All the Types of Butter, Explained

Some of my favorite memories of eating involve butter. On top of pancakes or frozen waffles, as a roux for the first time I made macaroni and cheese, or whipped into frosting for cupcakes. But there are so many types of butter out there these days that it can be hard to know what to use for what. I know to use unsalted for baking so I can control the salt levels, but still reach for salted butter for morning toast. But what’s the difference between sweet butter and cultured butter? Is European butter just fancier, or will it actually improve everything I put it on, like liquid gold? And do I have to make my own clarified butter, or can I just buy ghee?

Thankfully, most of those questions are answered in Dorie Greenspan’s new Short Stack book, Butter. The world-renowned baker and James Beard-award-winning cookbook author published her 13th book about her favorite ingredient for sweet and savory dishes (from a French chocolate tart to super-buttery potatoes), and we’re sharing her explanation of the different types of butter and how to use them below. Use this knowledge to make buttered breadcrumbs for Sausage, Squash, and Cornbread Gratin, bake your first Apple Pandowdy, or make a buttery sauce for pasta. We know that butter makes everything better.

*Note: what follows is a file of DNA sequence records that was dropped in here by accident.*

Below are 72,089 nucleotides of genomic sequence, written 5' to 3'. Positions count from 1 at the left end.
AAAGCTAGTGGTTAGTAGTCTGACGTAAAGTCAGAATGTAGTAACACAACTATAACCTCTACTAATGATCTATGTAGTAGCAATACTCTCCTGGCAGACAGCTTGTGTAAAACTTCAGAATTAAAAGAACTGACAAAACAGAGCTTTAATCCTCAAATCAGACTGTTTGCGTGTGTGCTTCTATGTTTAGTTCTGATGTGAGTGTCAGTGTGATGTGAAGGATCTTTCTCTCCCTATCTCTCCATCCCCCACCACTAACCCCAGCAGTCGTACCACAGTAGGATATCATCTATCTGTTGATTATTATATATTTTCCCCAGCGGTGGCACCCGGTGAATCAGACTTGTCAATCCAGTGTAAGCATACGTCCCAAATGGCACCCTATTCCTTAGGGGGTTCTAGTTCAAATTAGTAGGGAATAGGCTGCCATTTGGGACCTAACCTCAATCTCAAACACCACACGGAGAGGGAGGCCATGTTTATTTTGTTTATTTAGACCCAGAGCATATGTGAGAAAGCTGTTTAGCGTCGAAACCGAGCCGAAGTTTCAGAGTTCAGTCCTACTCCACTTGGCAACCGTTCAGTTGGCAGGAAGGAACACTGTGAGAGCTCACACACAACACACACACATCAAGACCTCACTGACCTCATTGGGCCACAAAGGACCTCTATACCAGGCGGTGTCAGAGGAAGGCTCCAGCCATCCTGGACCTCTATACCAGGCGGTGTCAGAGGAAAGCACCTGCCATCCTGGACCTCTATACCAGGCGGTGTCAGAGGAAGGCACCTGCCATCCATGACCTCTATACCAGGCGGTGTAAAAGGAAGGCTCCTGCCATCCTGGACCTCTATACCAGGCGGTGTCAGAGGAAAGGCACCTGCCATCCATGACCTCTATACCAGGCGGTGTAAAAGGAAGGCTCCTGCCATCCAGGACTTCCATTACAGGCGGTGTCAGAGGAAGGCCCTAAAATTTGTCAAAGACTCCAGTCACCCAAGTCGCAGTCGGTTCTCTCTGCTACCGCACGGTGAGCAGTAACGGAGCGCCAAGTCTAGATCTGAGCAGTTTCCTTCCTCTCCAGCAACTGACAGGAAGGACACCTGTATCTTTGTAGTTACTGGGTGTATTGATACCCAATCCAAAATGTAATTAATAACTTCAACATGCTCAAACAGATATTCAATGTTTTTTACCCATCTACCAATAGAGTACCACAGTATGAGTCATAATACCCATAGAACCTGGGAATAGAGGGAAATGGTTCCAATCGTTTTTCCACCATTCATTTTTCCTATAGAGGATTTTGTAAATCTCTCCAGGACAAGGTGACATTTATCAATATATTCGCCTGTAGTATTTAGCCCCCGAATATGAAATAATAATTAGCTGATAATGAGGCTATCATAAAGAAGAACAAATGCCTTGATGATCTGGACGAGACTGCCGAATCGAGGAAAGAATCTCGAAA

Salted & Sweet Butter

Butter comes either salted or sweet (also called unsalted). Although all salted butter contains some amount of salt (salt used to be added as a preservative, but today it’s added primarily for flavor), some salted butters are noticeably salty. The problem is the word “some.” Since the
amount of salt can vary from butter to butter, it’s best to use unsalted butter in the kitchen and add as much salt as you’d like to each dish
. If you prefer salted butter, use it—just remember to adjust the salt in each dish.

Cultured Butter

With this kind of butter, the cream is treated with cultures (like yogurt), allowed to ferment and then churned. The
result is a fuller flavor with noticeable acidity
. It’s easier to find cultured American butters these days, but, as with salted butters, not all cultured butters are the same. My favorite, made by Vermont Creamery, has tang and produces a different (and wonderful) sensation on your tongue due to its very high butterfat content. I rarely use this butter in cooking, but I do like it in baking.

Photo by Alex Lau, styling by Sean Dooley

The only way to make our favorite chocolate chip cookies better is by using browned cultured butter.

European Butter

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